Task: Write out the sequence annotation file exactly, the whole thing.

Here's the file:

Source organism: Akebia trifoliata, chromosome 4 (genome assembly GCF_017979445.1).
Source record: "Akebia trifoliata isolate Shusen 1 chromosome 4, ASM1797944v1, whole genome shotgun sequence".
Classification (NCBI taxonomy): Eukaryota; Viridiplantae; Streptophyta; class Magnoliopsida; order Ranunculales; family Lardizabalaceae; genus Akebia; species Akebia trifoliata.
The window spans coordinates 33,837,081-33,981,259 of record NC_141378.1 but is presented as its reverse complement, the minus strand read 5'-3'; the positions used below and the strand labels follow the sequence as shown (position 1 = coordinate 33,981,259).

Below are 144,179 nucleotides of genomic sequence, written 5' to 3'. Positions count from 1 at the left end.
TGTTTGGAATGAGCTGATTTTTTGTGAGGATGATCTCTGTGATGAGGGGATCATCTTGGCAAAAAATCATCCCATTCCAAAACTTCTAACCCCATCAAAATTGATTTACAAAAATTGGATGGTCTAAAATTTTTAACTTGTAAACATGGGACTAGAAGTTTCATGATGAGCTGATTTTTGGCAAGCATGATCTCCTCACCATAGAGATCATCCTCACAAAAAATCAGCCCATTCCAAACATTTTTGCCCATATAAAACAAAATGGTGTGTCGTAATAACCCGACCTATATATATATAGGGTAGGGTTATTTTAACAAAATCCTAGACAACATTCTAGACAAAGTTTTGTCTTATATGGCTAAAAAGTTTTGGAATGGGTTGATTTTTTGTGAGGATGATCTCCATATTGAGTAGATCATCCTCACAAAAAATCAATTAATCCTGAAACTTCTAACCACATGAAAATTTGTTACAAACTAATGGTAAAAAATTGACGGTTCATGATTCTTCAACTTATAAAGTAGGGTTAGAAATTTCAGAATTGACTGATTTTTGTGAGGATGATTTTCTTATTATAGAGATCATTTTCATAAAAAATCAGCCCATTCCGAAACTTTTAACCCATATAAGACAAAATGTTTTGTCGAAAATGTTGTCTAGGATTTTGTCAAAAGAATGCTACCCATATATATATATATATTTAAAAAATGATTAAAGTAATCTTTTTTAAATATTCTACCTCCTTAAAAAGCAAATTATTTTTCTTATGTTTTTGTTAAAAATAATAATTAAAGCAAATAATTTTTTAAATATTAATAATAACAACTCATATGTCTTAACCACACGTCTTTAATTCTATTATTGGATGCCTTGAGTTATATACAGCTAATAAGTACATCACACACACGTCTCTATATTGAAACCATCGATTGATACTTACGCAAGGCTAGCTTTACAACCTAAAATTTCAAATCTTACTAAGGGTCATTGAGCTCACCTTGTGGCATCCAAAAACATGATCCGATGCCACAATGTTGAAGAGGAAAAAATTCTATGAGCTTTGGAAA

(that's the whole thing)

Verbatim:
Source organism: Akebia trifoliata, chromosome 4 (genome assembly GCF_017979445.1).
Source record: "Akebia trifoliata isolate Shusen 1 chromosome 4, ASM1797944v1, whole genome shotgun sequence".
Classification (NCBI taxonomy): Eukaryota; Viridiplantae; Streptophyta; class Magnoliopsida; order Ranunculales; family Lardizabalaceae; genus Akebia; species Akebia trifoliata.
The window spans coordinates 33,837,081-33,981,259 of record NC_141378.1 but is presented as its reverse complement, the minus strand read 5'-3'; the positions used below and the strand labels follow the sequence as shown (position 1 = coordinate 33,981,259).

Below are 144,179 nucleotides of genomic sequence, written 5' to 3'. Positions count from 1 at the left end.
TGTTTGGAATGAGCTGATTTTTTGTGAGGATGATCTCTGTGATGAGGGGATCATCTTGGCAAAAAATCATCCCATTCCAAAACTTCTAACCCCATCAAAATTGATTTACAAAAATTGGATGGTCTAAAATTTTTAACTTGTAAACATGGGACTAGAAGTTTCATGATGAGCTGATTTTTGGCAAGCATGATCTCCTCACCATAGAGATCATCCTCACAAAAAATCAGCCCATTCCAAACATTTTTGCCCATATAAAACAAAATGGTGTGTCGTAATAACCCGACCTATATATATATAGGGTAGGGTTATTTTAACAAAATCCTAGACAACATTCTAGACAAAGTTTTGTCTTATATGGCTAAAAAGTTTTGGAATGGGTTGATTTTTTGTGAGGATGATCTCCATATTGAGTAGATCATCCTCACAAAAAATCAATTAATCCTGAAACTTCTAACCACATGAAAATTTGTTACAAACTAATGGTAAAAAATTGACGGTTCATGATTCTTCAACTTATAAAGTAGGGTTAGAAATTTCAGAATTGACTGATTTTTGTGAGGATGATTTTCTTATTATAGAGATCATTTTCATAAAAAATCAGCCCATTCCGAAACTTTTAACCCATATAAGACAAAATGTTTTGTCGAAAATGTTGTCTAGGATTTTGTCAAAAGAATGCTACCCATATATATATATATATTTAAAAAATGATTAAAGTAATCTTTTTTAAATATTCTACCTCCTTAAAAAGCAAATTATTTTTCTTATGTTTTTGTTAAAAATAATAATTAAAGCAAATAATTTTTTAAATATTAATAATAACAACTCATATGTCTTAACCACACGTCTTTAATTCTATTATTGGATGCCTTGAGTTATATACAGCTAATAAGTACATCACACACACGTCTCTATATTGAAACCATCGATTGATACTTACGCAAGGCTAGCTTTACAACCTAAAATTTCAAATCTTACTAAGGGTCATTGAGCTCACCTTGTGGCATCCAAAAACATGATCCGATGCCACAATGTTGAAGAGGAAAAAATTCTATGAGCTTTGGAAA